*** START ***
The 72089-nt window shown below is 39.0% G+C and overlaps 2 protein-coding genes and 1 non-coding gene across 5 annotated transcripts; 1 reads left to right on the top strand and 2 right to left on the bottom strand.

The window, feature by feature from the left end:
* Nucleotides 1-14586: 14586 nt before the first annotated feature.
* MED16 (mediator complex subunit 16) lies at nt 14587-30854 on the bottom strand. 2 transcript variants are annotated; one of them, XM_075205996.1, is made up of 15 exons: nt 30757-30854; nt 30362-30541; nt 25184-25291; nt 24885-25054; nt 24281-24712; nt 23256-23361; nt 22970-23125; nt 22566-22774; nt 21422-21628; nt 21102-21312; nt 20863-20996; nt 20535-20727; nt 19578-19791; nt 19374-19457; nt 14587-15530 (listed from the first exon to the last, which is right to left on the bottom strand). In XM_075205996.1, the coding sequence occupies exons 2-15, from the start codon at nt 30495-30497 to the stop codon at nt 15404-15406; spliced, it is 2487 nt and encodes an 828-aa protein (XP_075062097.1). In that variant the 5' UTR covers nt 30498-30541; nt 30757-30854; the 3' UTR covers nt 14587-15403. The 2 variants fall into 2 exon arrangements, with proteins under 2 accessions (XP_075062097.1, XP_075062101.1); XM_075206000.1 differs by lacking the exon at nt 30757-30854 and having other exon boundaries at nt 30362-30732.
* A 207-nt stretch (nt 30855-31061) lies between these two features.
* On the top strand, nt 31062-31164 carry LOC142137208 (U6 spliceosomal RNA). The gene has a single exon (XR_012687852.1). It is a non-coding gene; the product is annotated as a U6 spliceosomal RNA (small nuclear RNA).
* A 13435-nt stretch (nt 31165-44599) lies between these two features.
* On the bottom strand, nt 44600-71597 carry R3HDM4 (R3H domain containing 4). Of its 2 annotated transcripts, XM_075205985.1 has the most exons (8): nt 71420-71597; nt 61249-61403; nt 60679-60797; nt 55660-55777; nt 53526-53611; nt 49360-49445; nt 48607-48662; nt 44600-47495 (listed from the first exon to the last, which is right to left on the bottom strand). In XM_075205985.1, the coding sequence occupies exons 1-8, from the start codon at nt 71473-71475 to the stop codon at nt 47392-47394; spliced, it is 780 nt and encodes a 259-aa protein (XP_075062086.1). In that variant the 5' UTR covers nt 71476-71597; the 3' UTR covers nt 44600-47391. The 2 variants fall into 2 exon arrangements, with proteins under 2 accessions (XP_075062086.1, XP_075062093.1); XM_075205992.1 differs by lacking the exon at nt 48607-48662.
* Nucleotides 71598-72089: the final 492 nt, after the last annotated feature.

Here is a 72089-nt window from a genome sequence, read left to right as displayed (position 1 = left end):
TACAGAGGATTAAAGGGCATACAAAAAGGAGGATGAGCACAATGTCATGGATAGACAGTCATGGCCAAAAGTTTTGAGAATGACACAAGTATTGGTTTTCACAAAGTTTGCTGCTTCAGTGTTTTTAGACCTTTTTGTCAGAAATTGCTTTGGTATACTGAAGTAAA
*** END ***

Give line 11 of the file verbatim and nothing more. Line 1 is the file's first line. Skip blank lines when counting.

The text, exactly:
TACAGAGGATTAAAGGGCATACAAAAAGGAGGATGAGCACAATGTCATGGATAGACAGTCATGGCCAAAAGTTTTGAGAATGACACAAGTATTGGTTTTCACAAAGTTTGCTGCTTCAGTGTTTTTAGACCTTTTTGTCAGAAATTGCTTTGGTATACTGAAGTAAA